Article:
Activism,  The Nine Facets,  Women Over 50

7 Ways Reluctant Activists Can (Safely) Make a Difference

I’m a Reluctant Activist

I am deeply troubled by what’s going on in today’s world, particularly the systemic racism we see played out again and again across our nation. As a white American woman, I recognize I must take an active role in helping to dismantle oppressive structures with the goal of an equitable, safe and just society for all.

No longer can I stand quietly as a witness. I must actively commit to the solution. Otherwise I am part of the problem. I need to step up now.

But here’s the problem: I have never considered myself an activist. Not that I don’t care passionately about issues. It’s just that crowds make me anxious, so I’ve never joined protests, marches or even parades. I avoid confrontation and conflict if I can. It stresses me out! Plus, I am one of the “elderly,” one of the high-risk populations in the COVID crisis.

Can I still make a difference without the crowds or confrontation?

Absolutely I can. I know I’ll stumble, make verbal gaffs, and most likely offend some.  Here are  seven small beginning steps I am taking to make a difference and become more active without taking undue (Covid-19) risk now.

1. Understand vocabulary, history, and terms used. What do they mean? Why are they so important?

I started with the basics….. White Privilege. Black Lives Matter. BIPOC. Voter Suppression. Juneteenth. Karen (Hint: Amy Cooper is one). Rosa Parks. Malcolm X. Dorothy Height. Bootstrap Myth. Exceptionalism. Ally. Institutional Racism….look them up they are important to understand. These are just the beginning for me.

2. Learn, read and watch documentaries and movies by black voices, authors, and directors.

I am reading, watching and learning! We need to be educated and learn. I found many excellent curated lists and resources and now have my list. Seek, ask and learn. (I also learned….my California education was severely lacking and biased.)

3. Listen to the voices of today’s Black generation and leaders.

I easily identified over 15 key voices of color and am now reading their work, follow them on Twitter and blogs, and listen to their viewpoint and experiences. Here are just a few voices…..* Karine Jean-Pierre * Yamiche Alcindar * Ijeoma Oluo * Alicia Keys * Ibram X. Kendi * Luvvie Ajayi Jones * Trevor Noah *

4. Get the facts. Check sources. Rely on original, respected and validated data sources.

I evaluate data about disparate rates of police actions, the justice system and incarceration of Blacks; learning through data the impact of Covid-19 infections and deaths on the Black community; and other community disparities.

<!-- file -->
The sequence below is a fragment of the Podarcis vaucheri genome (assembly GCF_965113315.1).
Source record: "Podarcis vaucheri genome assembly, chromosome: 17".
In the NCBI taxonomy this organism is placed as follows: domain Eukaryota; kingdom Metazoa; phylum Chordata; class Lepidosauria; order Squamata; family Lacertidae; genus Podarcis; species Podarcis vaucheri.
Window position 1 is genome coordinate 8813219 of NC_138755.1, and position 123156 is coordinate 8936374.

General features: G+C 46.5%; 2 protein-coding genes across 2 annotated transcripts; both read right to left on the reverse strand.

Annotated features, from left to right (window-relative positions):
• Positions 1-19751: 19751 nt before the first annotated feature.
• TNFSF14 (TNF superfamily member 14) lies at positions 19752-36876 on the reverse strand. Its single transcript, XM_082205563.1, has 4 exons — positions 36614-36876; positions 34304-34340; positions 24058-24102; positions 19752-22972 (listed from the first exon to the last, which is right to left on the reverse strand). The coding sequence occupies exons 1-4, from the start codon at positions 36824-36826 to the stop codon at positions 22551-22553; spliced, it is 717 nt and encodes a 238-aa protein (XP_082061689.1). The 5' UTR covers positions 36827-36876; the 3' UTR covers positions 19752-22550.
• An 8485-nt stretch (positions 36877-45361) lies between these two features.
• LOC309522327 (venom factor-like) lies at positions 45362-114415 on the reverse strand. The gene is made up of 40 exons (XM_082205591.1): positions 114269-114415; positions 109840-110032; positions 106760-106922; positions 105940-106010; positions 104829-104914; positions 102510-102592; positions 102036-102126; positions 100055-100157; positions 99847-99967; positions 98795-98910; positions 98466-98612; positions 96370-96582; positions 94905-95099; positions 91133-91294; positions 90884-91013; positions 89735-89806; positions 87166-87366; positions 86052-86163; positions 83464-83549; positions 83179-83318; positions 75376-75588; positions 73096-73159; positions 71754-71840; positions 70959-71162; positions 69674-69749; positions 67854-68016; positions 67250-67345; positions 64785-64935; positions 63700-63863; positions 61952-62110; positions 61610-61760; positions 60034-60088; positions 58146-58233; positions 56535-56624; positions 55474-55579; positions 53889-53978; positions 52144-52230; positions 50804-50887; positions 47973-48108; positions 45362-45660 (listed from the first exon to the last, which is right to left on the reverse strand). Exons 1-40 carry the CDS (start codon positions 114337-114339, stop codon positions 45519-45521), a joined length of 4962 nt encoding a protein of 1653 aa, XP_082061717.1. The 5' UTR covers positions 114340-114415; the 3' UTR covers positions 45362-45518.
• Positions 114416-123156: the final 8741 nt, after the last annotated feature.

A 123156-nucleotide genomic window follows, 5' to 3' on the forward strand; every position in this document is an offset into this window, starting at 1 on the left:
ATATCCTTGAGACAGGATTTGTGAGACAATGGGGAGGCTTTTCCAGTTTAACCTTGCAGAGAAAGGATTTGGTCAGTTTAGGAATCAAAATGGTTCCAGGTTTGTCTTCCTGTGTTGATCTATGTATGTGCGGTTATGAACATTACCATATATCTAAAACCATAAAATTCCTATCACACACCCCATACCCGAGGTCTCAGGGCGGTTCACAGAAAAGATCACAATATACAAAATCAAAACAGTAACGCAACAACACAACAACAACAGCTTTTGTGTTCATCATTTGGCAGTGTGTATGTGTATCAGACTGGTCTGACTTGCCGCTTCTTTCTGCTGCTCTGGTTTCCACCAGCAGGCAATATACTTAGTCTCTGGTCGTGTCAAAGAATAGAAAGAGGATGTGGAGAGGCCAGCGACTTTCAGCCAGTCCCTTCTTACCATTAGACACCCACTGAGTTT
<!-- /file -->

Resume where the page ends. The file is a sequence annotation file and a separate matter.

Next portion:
I use credible original source materials and don’t rely on Facebook or most news outlets. They have their biases. Before you retweet, forward, or quote data, be sure you have your facts right. Misinformation spreads faster than Covid!

5. Proactively Support Black-Owned Businesses and Non-Profits.

I identified black community non-profits and have set up small recurring donations.

I am buying products from Black Etsy Creatives. I’m exploring and ordering takeout now from local Black and Minority-owned restaurants. Find, buy from, and support black-owned businesses and entrepreneurs—now and over time.

6. Civic Engagement.

Serve on jury duty when called. Don’t try to “get out of it”. Our judicial system relies on thoughtful jurors.

Research and understand the background, experience, positions, and voting records of the local election candidates (judges, supervisors, town councils, school boards, etc.). Support local candidates.

Write op-ed pieces and letters to the editor on issues you are informed and passionate about.

Continue to VOTE in every election.

7. Say something/do something when confronted with a racist comment or assumption.

I’ve learned that silence and inaction have become a breeding ground for the systemic, cultural and institutional racism in this country today. We all need to educate, inform and most importantly change hearts and minds, through our words and our actions.

This is the most difficult for me, as I usually turn away from confrontation. As I learn and understand, my voice is getting stronger and my positions clarified. Not from a place of anger, rather a calm place where I try to understand and educate those who don’t understand that we are all human with the emotional needs of love, respect and compassion.

We all deserve equal treatment, opportunities and rights.

For more information, about ways to make a difference in the world, I urge you to check out World-Changer, one of 9 ways we can find purpose and joy in our life.   

 

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